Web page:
Black Panther Set Visit Interview: Andy SerkisPosted by Jacqueline Coley
January 24, 2018
Nearly a year ago, a number of journalists, including Blackfilm.com, traveled down to Atlanta to visit the set of one of the highly anticipated film of 2018, and of Marvel’s comic book films. This is of course, the standalone film for Black Panther starring Chadwick Boseman.
Fans have been eagerly awaiting this film since the character first made his appearance in Captain America: Civil War. Ryan Coogler (“Creed,” “Fruitvale Station”) is directing from a screenplay he co-wrote with Joe Robert Cole. Marvel has done great job loading this film with star studded names and newcomers who we will come to know. Besides Boseman, we have Michael B. Jordan, Lupita Nyong’o, Danai Gurira, Martin Freeman, Daniel Kaluuya, Angela Bassett, Forest Whitaker, Andy Serkis, Letitia Wright, Winston Duke, Florence Kasumba, Shaunette Renée Wilson, Isaach de Bankolé, John Kani, and Sterling K. Brown.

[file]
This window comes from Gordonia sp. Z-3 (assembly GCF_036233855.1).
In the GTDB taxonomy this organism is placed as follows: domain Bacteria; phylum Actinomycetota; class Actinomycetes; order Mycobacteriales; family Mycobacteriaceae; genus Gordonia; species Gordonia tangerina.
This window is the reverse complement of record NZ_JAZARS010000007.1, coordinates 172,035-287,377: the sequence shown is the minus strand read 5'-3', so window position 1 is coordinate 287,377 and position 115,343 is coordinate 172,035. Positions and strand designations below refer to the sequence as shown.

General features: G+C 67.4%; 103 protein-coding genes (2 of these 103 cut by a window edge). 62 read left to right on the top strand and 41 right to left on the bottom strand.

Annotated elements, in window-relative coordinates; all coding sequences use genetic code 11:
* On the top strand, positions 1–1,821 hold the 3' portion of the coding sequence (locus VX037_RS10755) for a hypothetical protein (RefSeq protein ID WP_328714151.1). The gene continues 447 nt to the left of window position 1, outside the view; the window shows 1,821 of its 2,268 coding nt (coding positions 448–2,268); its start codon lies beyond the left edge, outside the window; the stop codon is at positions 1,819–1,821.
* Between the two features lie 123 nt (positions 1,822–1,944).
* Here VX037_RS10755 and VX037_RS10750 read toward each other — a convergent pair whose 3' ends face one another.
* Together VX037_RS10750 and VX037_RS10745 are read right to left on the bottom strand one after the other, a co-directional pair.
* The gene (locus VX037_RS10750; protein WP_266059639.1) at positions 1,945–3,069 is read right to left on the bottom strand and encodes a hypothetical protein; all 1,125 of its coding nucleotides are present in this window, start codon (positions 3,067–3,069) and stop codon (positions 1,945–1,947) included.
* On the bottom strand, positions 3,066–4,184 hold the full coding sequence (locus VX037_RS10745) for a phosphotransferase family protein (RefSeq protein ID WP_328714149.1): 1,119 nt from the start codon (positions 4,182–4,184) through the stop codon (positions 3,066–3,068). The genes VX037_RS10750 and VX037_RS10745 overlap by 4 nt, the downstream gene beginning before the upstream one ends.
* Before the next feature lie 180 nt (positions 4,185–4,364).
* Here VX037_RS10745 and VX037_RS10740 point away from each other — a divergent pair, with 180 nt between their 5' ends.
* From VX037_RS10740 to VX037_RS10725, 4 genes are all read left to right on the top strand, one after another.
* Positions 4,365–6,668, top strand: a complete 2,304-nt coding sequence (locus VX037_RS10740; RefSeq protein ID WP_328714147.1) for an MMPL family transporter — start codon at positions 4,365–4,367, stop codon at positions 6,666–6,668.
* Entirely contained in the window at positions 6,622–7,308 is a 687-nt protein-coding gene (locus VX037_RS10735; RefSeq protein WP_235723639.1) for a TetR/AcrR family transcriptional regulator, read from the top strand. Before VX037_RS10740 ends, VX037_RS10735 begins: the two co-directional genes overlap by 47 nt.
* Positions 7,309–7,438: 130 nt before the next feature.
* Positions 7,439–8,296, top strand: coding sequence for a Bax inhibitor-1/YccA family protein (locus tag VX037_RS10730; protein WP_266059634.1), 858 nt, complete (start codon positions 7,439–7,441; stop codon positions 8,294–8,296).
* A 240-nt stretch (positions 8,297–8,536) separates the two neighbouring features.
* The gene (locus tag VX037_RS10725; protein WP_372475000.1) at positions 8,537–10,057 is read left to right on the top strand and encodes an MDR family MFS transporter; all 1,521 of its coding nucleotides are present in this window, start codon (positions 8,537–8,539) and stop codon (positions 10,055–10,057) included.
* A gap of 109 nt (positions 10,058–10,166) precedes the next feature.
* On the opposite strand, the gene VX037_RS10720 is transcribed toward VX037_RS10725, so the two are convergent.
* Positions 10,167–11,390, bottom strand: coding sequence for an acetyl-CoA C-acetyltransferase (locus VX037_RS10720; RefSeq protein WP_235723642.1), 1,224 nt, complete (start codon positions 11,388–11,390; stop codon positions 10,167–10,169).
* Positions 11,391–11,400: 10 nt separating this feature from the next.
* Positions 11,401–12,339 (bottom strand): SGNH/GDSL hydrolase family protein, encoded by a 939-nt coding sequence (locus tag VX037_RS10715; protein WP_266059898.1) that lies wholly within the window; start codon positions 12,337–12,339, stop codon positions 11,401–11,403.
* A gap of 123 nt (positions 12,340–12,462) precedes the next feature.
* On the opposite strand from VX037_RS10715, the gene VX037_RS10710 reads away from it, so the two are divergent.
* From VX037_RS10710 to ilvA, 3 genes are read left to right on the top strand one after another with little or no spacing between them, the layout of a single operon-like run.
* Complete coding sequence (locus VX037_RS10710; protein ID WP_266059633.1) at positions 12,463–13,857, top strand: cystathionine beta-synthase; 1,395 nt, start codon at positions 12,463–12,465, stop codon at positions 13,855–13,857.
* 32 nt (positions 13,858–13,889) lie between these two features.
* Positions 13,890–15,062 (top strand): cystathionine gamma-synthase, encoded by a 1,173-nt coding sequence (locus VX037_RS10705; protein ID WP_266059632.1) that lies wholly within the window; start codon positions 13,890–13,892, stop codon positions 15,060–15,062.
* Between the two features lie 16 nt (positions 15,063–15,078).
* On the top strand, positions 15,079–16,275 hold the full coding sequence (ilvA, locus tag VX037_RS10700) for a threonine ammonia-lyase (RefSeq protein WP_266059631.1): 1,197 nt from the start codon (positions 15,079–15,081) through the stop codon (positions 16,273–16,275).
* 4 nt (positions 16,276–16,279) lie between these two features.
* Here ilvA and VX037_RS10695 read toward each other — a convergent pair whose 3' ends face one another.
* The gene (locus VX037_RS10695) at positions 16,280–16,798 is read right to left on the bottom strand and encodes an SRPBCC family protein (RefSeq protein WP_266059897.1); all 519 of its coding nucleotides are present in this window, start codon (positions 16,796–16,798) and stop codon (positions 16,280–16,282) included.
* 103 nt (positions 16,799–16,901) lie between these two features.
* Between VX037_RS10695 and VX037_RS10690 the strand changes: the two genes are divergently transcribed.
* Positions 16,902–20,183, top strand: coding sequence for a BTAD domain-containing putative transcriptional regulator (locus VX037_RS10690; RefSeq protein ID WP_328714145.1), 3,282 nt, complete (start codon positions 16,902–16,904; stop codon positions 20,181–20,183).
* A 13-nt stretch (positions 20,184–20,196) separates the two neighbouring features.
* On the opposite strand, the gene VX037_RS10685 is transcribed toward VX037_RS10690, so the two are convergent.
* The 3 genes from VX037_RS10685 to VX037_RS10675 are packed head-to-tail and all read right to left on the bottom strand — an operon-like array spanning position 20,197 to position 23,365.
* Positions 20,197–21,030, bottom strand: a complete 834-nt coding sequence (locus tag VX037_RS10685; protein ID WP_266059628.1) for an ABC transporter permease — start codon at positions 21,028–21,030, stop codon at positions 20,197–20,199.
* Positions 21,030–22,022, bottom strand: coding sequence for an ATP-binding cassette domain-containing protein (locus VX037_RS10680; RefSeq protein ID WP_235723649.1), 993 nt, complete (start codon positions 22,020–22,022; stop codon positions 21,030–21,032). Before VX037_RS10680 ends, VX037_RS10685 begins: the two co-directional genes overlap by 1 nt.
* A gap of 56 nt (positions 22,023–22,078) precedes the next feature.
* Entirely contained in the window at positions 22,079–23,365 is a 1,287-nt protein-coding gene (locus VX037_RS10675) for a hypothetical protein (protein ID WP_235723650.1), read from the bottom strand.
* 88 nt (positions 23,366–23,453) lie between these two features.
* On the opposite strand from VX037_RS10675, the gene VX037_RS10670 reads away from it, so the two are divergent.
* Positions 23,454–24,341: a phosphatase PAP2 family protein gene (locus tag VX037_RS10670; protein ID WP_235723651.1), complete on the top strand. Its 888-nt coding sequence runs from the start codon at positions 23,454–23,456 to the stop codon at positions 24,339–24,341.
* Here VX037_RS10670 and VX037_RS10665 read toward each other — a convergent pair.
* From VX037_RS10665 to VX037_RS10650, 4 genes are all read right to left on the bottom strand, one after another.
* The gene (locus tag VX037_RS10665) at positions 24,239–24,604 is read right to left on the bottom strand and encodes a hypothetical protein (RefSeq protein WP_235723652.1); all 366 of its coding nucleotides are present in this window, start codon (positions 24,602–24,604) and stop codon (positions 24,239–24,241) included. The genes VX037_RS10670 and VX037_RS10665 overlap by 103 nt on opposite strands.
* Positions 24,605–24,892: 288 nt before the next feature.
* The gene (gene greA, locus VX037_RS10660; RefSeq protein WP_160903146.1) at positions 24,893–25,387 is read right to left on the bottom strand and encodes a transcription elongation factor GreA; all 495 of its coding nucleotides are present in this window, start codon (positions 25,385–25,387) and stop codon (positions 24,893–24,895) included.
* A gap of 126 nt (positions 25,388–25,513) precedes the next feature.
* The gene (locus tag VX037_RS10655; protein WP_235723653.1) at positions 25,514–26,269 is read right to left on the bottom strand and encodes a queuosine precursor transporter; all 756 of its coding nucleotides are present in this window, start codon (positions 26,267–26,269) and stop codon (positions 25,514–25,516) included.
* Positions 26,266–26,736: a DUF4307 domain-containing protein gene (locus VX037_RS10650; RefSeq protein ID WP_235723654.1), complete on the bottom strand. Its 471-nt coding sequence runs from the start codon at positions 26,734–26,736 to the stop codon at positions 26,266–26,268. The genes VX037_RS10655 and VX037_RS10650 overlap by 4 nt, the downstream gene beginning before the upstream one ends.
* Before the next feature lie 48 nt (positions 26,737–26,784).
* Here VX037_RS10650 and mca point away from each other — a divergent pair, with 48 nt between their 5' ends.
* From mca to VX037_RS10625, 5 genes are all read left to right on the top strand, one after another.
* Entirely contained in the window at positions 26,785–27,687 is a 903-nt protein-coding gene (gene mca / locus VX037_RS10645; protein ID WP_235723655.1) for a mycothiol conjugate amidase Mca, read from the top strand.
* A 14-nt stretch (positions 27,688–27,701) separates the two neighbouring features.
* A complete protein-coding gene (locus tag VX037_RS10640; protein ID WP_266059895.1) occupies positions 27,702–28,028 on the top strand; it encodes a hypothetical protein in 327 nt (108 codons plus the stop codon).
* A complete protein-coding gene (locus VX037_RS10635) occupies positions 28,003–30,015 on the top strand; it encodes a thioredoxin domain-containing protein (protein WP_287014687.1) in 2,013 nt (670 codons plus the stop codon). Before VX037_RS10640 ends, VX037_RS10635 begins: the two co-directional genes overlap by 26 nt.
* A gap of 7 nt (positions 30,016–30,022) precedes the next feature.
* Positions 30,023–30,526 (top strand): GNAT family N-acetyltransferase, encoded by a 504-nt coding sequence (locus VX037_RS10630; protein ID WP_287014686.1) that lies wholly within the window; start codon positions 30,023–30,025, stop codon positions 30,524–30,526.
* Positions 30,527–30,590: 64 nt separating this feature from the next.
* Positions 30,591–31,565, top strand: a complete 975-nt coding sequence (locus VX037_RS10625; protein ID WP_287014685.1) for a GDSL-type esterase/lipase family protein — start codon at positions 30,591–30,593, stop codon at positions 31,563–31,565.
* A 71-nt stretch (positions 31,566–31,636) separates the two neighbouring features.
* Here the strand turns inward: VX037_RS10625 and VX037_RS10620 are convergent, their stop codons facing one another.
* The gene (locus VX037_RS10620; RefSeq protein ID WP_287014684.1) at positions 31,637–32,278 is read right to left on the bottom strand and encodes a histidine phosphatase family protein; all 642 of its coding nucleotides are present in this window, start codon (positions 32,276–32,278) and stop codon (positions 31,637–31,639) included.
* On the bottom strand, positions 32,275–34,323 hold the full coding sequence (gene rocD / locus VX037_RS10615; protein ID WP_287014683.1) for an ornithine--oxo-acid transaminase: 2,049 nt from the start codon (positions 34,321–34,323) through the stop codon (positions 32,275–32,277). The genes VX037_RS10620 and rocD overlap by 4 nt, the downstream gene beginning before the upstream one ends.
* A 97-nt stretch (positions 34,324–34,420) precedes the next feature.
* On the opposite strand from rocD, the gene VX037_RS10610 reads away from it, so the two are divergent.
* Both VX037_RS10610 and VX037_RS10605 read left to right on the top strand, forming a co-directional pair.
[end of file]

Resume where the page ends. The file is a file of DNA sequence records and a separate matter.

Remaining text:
As most of these folks have participated in some highly anticipated projects – everything from Star Wars, The Hobbit, and Marvels own Avengers movie – they didn’t let too much slip. But we did learn a lot about the world of Black Panther and the type of film they are producing.
On set, we watched a scene between Everett K. Ross, T’Challa, and the Dora Milaje, and after piecing our set visit with clips from the trailer we can confirm that scene, in particular, was taking place in South Korea – one of the principal locations. In the scene, Klaue/ Klaw is being held in an interrogation room. Ross it seem to not fully understand the World of Wakanda, but he knows that they have been keeping things from him.
Here’s what Andy Serkis had to say on working on this film.